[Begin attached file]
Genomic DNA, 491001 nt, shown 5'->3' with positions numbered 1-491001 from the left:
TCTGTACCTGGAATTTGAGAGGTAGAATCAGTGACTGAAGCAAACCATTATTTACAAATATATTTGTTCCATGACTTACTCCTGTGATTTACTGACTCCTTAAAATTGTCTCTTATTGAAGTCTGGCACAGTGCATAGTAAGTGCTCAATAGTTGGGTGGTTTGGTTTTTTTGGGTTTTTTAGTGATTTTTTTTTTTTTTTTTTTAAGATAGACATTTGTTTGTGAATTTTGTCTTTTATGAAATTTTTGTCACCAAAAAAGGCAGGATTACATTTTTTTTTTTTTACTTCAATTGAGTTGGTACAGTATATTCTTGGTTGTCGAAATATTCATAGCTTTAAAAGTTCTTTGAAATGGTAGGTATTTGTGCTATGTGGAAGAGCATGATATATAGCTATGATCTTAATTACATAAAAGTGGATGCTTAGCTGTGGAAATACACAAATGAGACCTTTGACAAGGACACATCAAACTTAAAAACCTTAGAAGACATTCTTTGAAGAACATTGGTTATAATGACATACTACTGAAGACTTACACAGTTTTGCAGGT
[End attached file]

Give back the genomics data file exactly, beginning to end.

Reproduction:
Genomic DNA, 491001 nt, shown 5'->3' with positions numbered 1-491001 from the left:
TCTGTACCTGGAATTTGAGAGGTAGAATCAGTGACTGAAGCAAACCATTATTTACAAATATATTTGTTCCATGACTTACTCCTGTGATTTACTGACTCCTTAAAATTGTCTCTTATTGAAGTCTGGCACAGTGCATAGTAAGTGCTCAATAGTTGGGTGGTTTGGTTTTTTTGGGTTTTTTAGTGATTTTTTTTTTTTTTTTTTTAAGATAGACATTTGTTTGTGAATTTTGTCTTTTATGAAATTTTTGTCACCAAAAAAGGCAGGATTACATTTTTTTTTTTTTACTTCAATTGAGTTGGTACAGTATATTCTTGGTTGTCGAAATATTCATAGCTTTAAAAGTTCTTTGAAATGGTAGGTATTTGTGCTATGTGGAAGAGCATGATATATAGCTATGATCTTAATTACATAAAAGTGGATGCTTAGCTGTGGAAATACACAAATGAGACCTTTGACAAGGACACATCAAACTTAAAAACCTTAGAAGACATTCTTTGAAGAACATTGGTTATAATGACATACTACTGAAGACTTACACAGTTTTGCAGGT